Measuring, Monitoring, and Mitigating Urban Heat with an Urban Weather Station Network and Mass Tree Plantings
As a part of Louisville Tree Week (Oct. 7-14, 2023), UofL is excited to offer this online seminar to everyone.
Mitigation efforts for Urban Heat Islands (UHIs) have been the subject of various atmospheric modeling, observational, and regional policy research projects for many years. The city of Louisville, in particular has been the focus of such modeling studies as well as targeted field studies that assess the UHI and other urban-related health hazards and evaluate mitigation efforts.
The success of UHI mitigation efforts (e.g., greening, cool pavements, etc.) largely depends on accurate measurements of the UHI, including trends in its magnitude and spatial extent. To accomplish this task in the city of Louisville, five weather stations were deployed across an approximately 30 km stretch over Jefferson County in spring and summer of 2023. Another component of the network is a high-density array across a “pocket park” (Founder’s Square) in the urban core of the city, such that six weather stations were deployed across a 50 m x 50 m portion of a city block.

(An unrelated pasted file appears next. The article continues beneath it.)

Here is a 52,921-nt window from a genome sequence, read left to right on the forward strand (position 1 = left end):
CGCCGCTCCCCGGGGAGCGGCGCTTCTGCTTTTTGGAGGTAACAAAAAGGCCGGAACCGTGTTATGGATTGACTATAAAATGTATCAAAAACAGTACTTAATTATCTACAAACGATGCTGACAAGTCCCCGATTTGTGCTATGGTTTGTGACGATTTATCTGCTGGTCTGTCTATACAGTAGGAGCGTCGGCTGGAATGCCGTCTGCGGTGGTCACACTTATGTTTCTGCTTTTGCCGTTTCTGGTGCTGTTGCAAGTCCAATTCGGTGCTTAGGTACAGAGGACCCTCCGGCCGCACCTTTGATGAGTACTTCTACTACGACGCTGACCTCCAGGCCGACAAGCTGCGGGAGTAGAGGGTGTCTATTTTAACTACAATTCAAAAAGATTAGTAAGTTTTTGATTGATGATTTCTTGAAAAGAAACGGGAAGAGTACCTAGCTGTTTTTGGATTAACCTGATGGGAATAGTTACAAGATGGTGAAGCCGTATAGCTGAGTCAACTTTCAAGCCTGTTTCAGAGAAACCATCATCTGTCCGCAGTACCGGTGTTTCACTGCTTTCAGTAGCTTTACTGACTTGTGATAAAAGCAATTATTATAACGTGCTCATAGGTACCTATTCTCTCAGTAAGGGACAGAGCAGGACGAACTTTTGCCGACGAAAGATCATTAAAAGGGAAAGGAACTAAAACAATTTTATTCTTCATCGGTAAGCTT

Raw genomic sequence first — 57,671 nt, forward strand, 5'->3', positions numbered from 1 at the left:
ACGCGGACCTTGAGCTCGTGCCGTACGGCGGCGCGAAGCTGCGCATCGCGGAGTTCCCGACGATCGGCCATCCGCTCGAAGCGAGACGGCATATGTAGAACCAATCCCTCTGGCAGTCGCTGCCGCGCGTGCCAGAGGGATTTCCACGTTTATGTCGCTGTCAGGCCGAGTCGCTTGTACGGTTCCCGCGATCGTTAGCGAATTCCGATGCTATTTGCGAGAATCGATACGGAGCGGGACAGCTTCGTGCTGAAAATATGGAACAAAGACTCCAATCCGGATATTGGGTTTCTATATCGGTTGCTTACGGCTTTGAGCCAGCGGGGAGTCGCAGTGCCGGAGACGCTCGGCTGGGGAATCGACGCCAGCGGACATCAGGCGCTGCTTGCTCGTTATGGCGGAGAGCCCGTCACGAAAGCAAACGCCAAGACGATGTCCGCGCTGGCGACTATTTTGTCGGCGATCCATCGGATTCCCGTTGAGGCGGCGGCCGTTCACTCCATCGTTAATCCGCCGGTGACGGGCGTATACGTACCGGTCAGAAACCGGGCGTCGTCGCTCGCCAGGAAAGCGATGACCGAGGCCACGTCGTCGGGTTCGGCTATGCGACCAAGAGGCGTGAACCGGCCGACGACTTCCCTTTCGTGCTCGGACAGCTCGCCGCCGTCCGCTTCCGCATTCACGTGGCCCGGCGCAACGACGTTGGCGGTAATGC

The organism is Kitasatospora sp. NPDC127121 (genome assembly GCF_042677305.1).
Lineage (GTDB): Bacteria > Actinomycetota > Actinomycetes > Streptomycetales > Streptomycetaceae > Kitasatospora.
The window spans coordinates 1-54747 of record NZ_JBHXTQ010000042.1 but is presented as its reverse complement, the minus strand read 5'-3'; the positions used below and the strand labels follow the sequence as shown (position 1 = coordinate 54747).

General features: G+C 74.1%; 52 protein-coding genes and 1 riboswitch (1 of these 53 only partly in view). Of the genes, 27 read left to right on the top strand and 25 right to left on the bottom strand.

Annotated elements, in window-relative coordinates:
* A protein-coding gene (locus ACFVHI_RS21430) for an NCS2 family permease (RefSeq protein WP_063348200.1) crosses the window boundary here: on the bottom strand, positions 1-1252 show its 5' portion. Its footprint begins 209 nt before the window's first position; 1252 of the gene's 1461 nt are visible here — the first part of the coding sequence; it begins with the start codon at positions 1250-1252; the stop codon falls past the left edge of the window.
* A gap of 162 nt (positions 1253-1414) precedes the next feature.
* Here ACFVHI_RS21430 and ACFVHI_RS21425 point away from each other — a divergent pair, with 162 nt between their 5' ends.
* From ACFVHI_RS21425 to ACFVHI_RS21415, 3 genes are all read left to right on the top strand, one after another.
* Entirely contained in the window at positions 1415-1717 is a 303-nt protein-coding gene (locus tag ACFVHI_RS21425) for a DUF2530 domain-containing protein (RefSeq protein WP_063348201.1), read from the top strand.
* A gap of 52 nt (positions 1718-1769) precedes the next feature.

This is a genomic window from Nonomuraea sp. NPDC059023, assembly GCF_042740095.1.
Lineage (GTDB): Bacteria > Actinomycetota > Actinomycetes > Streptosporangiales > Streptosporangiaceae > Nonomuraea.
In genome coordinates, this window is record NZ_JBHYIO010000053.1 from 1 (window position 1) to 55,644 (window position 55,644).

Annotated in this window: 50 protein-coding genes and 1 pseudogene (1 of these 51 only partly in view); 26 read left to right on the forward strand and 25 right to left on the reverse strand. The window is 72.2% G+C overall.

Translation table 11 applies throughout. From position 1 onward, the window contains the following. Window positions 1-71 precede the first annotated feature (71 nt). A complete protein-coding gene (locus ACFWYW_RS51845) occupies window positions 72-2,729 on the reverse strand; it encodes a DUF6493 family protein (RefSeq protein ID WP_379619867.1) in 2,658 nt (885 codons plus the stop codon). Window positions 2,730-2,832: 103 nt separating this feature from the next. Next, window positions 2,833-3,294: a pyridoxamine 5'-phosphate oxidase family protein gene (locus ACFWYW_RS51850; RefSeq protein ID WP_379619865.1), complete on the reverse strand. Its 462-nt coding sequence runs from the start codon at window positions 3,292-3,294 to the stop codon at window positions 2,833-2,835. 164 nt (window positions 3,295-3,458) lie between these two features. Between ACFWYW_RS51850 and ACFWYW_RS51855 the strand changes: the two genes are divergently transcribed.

This park-scale network not only serves as an urban core node in the county-wide network, but it also captures the meteorological variation across a small site that is the target of an intense urban greening initiative, the Trager MicroForest Project. A fixed research station is also located in the center of the park and serves as a baseline for the other weather stations. The park network was installed in June and July of 2023.
This presentation by UofL professor of Geographic & Environmental Sciences, William Gunter, will provide a brief review of county-wide network results over the summer of 2023 as well as the role of the trees and green spaces in mitigating urban heat. Data from a targeted deployment, where a portable weather station was deployed in a nearby asphalt parking lot during a heat wave, will also be explored.